Also to watch: Kathleen Sebelius vetoed the bill passed by the legislature which basically re-affirms the original intent of the concealed-carry act passed earlier last year. Several cities, including Mission, Roeland Park, and Olathe tried to pass their own laws allowing certain locations to the list of places where weapons are not permitted (courthouses, libraries, etc.). Obviously, the cities did not have the right to amend the law, so the legislature re-affirmed this but Kathleen Sebelius vetoed this attempt to reign in the cities (no surprise--Sebelius vetoed concealed carry--and the legislature had to override her veto. She's definitely not a supporter of concealed carry or 2nd amendment rights in general). We'll see if the legislature has enough votes to override her veto--if they don't, they're basically rejecting the intent of their own law, which is supposed to be uniform STATEWIDE, not change when you cross the line from Shawnee to Lenexa.

No "Justus" for UMKC
Also, interesting that extreme liberal state sen. Jolie Justus on the Missouri side tried to filibuster Gov. Matt Blunt's education funding bill for universities (b/c the final bill didn't include embryonic stem cell research funding). Just because it didn't include a specific provision she wanted, Justus let her ideology get the best of her judgment and she filibustered the bill, so house Republicans stripped the bill of funding for UMKC building improvements. Way to go, Justus...can't say you didn't deserve it. Now, I know you will say you stood up for principle, but let's see if the voters of the 10th district are so forgiving...esp. when they see that KC was shafted in this bill because of you and you didn't even fight for the funding. I smell a democratic primary challenge in 2010!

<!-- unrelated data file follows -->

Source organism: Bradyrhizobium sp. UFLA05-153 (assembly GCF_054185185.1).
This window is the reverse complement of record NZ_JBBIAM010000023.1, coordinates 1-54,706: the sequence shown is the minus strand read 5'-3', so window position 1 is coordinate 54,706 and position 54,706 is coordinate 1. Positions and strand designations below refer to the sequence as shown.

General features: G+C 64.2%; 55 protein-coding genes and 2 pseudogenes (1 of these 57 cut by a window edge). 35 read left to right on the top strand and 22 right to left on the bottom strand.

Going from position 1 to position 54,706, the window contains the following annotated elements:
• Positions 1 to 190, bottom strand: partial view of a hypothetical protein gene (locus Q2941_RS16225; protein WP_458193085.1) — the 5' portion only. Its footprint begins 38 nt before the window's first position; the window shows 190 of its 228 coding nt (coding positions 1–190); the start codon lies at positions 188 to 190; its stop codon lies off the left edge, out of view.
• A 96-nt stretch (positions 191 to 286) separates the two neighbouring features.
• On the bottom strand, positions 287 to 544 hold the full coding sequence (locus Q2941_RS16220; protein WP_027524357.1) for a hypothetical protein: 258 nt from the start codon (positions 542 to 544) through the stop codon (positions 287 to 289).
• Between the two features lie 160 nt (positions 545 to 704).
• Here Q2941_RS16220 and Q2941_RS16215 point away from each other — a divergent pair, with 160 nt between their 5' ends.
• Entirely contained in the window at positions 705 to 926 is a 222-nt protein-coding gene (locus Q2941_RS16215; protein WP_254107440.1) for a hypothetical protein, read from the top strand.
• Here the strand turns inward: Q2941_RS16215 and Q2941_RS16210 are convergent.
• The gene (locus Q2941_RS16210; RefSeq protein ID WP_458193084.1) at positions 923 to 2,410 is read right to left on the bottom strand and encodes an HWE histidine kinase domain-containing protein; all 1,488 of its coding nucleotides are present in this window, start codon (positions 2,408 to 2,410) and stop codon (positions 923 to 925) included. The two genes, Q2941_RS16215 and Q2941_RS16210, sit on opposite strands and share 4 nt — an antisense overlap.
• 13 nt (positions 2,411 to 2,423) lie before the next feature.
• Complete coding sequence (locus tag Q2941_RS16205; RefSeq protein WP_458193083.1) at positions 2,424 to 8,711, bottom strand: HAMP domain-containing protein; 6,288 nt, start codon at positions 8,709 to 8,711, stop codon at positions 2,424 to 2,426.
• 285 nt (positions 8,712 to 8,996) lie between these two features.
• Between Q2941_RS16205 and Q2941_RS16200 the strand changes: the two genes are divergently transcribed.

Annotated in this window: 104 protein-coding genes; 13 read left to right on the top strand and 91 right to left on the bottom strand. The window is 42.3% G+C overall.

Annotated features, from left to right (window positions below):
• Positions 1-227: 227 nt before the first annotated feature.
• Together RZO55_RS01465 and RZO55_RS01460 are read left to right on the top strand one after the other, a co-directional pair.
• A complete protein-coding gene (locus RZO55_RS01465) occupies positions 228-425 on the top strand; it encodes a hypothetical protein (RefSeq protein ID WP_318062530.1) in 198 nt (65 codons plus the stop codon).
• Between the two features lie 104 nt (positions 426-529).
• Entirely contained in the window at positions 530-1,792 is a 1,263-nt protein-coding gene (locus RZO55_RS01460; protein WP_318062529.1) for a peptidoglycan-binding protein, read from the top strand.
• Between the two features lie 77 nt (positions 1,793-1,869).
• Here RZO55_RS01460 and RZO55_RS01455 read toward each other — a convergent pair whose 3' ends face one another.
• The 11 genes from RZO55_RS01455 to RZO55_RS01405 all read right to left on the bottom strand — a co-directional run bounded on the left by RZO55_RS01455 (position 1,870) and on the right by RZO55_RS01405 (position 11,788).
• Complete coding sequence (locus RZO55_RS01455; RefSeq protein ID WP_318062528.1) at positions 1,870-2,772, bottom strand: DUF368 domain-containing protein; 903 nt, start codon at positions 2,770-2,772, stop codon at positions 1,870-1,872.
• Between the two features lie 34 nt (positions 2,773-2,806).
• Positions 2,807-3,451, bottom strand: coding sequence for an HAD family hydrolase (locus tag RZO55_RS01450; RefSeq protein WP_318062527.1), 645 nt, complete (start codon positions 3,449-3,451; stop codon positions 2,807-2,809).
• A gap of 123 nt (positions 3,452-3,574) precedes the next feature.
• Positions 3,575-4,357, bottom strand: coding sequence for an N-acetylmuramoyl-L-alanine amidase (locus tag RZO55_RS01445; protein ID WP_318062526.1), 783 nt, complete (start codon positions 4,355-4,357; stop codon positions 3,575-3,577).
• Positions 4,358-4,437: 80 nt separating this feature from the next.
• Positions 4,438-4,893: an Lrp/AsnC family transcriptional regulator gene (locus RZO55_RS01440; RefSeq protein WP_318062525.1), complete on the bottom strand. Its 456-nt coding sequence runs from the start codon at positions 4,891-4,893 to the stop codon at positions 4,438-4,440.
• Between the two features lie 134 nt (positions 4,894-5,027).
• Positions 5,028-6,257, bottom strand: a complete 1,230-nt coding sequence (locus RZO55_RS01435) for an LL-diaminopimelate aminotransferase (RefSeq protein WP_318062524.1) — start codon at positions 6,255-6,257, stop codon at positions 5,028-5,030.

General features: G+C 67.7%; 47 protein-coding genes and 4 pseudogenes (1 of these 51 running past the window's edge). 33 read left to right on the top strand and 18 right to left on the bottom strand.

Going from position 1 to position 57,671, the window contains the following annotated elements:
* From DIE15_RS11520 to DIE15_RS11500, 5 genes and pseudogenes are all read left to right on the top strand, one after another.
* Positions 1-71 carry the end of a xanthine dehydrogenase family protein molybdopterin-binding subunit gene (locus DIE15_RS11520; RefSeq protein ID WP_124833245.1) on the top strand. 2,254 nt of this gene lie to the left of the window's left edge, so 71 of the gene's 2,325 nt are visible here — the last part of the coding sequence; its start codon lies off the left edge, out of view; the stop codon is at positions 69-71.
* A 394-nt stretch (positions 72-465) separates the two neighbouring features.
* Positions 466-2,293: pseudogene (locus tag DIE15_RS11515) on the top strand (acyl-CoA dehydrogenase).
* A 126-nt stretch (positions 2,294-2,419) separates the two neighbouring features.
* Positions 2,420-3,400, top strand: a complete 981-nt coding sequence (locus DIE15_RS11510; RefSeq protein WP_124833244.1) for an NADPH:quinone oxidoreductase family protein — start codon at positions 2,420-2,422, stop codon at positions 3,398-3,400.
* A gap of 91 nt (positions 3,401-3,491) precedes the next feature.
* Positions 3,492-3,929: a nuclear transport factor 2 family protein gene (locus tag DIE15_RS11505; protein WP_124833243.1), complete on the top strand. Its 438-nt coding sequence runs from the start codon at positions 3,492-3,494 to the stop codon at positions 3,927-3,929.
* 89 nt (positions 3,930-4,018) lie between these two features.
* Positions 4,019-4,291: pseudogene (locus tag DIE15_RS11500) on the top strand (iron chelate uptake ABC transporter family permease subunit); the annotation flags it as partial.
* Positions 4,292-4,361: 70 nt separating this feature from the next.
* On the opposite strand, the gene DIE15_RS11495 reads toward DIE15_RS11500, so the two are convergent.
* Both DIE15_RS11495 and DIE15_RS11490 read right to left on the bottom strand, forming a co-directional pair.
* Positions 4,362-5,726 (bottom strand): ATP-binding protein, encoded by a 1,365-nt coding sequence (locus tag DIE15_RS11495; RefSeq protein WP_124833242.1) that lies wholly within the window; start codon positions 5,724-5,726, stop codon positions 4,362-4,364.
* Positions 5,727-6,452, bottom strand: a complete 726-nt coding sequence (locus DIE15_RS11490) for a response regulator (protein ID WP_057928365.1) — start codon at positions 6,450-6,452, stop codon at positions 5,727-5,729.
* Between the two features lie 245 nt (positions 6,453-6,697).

Wednesday, April 18, 2007

Giuliani campaign stop in Leawood

You may have heard that '08 Presidential candidate Rudy Giuliani was in Springfield, Mo. last weekend. You may not have heard that he also stopped in KC.

The Konnection learned that Giuliani was in town last saturday evening at a fundraiser in a private home in Leawood. Apparently, he was warmly greeted by all those in attendence and raised some needed campaign dollars. Attendees included Johnson County GOP chairman Scott Schwab, and JoCo GOP state representatives Kevin Yoder, Pat Colloton, Kay Wolf, Ron Worley, and Sheryl Spalding, as well as Kansas house speaker Melvin Neufeld.

Since the state legislature voted against funding a primary this year, the late caucus date will not inspire any public campaign appearances from aspiring presidential nominees, but we can probably expect to see many more candidates visiting Johnson County for fundraising.